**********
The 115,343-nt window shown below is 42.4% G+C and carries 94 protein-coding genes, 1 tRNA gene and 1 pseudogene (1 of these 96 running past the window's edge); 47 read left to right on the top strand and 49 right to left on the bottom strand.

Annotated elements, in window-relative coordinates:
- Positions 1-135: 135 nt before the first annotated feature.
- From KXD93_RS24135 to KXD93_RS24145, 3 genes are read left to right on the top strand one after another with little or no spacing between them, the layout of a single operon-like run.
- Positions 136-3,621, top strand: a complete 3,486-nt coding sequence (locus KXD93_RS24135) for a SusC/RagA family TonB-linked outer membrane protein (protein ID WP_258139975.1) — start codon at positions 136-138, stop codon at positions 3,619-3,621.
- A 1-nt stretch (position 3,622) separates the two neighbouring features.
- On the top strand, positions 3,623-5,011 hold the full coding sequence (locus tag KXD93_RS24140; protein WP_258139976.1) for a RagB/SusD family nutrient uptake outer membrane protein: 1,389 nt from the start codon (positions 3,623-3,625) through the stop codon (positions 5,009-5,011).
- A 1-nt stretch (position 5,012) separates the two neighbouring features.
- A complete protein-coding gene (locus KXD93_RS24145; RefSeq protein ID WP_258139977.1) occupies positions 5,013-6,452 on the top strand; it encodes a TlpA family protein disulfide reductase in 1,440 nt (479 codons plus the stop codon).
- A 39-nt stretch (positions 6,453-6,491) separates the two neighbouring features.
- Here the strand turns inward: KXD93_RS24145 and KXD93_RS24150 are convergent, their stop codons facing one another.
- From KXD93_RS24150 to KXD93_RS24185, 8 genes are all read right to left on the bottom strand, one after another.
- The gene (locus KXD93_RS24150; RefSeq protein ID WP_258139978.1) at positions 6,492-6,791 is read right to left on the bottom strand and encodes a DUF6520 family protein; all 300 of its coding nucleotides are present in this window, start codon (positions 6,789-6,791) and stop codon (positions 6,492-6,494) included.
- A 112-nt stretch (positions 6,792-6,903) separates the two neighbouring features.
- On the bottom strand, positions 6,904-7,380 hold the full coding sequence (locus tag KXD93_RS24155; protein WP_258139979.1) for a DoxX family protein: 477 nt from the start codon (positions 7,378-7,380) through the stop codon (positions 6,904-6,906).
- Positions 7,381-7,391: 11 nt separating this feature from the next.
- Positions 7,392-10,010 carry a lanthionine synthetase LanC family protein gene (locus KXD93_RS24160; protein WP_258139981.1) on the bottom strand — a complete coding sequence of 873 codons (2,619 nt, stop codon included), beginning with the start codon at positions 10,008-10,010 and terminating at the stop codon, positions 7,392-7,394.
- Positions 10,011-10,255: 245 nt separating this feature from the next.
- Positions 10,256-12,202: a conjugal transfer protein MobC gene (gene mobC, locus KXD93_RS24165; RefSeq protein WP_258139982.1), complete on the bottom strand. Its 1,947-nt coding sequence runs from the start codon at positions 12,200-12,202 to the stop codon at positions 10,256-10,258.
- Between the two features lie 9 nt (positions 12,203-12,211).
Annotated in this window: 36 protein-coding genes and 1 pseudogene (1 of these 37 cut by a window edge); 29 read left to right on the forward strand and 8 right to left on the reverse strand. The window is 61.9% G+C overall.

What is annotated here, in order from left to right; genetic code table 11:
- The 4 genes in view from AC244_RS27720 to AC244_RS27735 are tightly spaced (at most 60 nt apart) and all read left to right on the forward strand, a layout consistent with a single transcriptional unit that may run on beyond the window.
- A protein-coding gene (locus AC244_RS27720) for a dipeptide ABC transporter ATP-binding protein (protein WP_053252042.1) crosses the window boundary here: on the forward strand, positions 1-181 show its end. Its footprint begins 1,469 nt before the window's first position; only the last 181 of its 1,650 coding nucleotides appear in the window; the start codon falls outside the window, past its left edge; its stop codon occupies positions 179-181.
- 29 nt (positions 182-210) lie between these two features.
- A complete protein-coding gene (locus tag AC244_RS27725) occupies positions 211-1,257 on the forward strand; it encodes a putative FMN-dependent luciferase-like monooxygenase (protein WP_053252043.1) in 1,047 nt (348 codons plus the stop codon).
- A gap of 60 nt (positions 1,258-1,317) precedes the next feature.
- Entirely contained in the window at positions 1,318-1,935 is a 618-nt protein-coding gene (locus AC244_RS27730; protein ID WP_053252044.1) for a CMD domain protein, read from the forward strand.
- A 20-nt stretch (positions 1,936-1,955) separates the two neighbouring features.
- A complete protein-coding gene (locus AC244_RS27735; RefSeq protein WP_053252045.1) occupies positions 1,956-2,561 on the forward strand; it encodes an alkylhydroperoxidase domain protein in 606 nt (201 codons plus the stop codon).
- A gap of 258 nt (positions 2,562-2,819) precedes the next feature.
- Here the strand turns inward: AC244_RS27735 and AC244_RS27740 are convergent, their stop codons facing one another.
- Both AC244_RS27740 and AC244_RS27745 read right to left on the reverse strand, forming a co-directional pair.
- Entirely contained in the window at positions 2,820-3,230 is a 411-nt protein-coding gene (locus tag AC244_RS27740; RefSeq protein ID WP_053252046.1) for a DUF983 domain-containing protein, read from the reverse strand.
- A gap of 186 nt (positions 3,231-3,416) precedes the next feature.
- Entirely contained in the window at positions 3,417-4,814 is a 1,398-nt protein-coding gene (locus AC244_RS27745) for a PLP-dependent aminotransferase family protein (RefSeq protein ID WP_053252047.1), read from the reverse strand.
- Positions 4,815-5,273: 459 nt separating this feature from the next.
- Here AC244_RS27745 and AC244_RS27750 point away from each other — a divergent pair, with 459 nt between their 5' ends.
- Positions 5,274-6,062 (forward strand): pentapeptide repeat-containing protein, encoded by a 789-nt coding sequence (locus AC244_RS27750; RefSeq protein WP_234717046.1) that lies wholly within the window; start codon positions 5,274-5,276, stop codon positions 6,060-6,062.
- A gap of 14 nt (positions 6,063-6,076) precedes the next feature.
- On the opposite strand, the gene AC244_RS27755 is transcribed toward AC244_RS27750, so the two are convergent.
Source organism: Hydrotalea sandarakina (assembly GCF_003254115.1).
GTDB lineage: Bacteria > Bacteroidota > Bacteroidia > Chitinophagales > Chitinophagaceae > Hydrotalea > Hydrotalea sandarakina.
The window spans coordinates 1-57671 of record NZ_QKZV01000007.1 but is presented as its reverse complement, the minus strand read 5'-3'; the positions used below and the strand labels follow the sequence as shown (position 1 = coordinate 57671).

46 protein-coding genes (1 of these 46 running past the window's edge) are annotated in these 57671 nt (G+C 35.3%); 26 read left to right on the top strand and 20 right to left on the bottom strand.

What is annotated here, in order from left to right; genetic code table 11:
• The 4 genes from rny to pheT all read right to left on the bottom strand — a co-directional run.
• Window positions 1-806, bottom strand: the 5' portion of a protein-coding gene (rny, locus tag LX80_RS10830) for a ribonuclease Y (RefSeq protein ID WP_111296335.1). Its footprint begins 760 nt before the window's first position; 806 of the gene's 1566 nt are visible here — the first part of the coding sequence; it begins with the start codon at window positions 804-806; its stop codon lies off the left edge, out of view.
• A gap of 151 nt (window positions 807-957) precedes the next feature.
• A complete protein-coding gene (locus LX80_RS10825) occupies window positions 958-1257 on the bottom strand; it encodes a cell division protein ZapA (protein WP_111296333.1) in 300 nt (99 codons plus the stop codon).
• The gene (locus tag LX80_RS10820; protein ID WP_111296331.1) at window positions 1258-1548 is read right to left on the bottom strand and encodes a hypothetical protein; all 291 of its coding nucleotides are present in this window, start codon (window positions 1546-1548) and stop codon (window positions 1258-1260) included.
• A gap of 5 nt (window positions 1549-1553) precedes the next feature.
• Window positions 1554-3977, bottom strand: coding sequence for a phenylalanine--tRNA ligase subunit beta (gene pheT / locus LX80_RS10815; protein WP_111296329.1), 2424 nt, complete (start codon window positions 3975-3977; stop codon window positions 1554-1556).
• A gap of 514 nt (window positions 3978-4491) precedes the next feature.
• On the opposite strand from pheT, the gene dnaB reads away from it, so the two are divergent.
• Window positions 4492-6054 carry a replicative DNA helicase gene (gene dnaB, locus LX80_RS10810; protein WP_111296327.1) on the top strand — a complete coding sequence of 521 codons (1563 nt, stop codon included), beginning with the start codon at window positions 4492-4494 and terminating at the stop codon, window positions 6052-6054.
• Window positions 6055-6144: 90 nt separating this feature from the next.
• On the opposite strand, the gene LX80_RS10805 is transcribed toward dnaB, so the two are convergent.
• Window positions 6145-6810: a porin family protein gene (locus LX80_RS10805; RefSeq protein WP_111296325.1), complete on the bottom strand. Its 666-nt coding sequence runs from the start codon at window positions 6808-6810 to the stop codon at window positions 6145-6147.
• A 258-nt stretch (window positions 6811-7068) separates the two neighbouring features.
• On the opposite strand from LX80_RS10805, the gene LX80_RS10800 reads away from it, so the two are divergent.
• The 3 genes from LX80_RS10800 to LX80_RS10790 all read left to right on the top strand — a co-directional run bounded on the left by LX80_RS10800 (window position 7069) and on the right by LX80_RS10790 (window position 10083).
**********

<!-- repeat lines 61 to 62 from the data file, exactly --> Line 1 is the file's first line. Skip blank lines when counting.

• On the opposite strand from LX80_RS10805, the gene LX80_RS10800 reads away from it, so the two are divergent.
• The 3 genes from LX80_RS10800 to LX80_RS10790 all read left to right on the top strand — a co-directional run bounded on the left by LX80_RS10800 (window position 7069) and on the right by LX80_RS10790 (window position 10083).